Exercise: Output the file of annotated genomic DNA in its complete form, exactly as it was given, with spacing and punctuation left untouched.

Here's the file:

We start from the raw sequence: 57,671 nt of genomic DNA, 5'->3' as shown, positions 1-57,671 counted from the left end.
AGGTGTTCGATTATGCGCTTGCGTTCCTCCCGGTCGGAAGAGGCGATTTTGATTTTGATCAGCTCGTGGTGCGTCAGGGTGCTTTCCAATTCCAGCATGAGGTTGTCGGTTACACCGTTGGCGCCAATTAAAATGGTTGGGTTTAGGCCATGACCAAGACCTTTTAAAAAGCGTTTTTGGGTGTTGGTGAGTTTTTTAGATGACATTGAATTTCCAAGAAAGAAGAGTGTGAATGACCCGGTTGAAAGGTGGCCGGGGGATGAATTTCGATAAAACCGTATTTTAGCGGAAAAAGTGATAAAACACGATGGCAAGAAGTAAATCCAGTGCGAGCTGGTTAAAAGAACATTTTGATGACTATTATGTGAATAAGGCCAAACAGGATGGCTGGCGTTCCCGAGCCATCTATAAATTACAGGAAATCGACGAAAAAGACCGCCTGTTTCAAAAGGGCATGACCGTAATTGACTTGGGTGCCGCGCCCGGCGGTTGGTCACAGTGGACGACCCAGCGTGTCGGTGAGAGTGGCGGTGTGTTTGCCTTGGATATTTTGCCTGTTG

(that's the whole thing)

We start from the raw sequence: 57,671 nt of genomic DNA, 5'->3' as shown, positions 1-57,671 counted from the left end.
AGGTGTTCGATTATGCGCTTGCGTTCCTCCCGGTCGGAAGAGGCGATTTTGATTTTGATCAGCTCGTGGTGCGTCAGGGTGCTTTCCAATTCCAGCATGAGGTTGTCGGTTACACCGTTGGCGCCAATTAAAATGGTTGGGTTTAGGCCATGACCAAGACCTTTTAAAAAGCGTTTTTGGGTGTTGGTGAGTTTTTTAGATGACATTGAATTTCCAAGAAAGAAGAGTGTGAATGACCCGGTTGAAAGGTGGCCGGGGGATGAATTTCGATAAAACCGTATTTTAGCGGAAAAAGTGATAAAACACGATGGCAAGAAGTAAATCCAGTGCGAGCTGGTTAAAAGAACATTTTGATGACTATTATGTGAATAAGGCCAAACAGGATGGCTGGCGTTCCCGAGCCATCTATAAATTACAGGAAATCGACGAAAAAGACCGCCTGTTTCAAAAGGGCATGACCGTAATTGACTTGGGTGCCGCGCCCGGCGGTTGGTCACAGTGGACGACCCAGCGTGTCGGTGAGAGTGGCGGTGTGTTTGCCTTGGATATTTTGCCTGTTG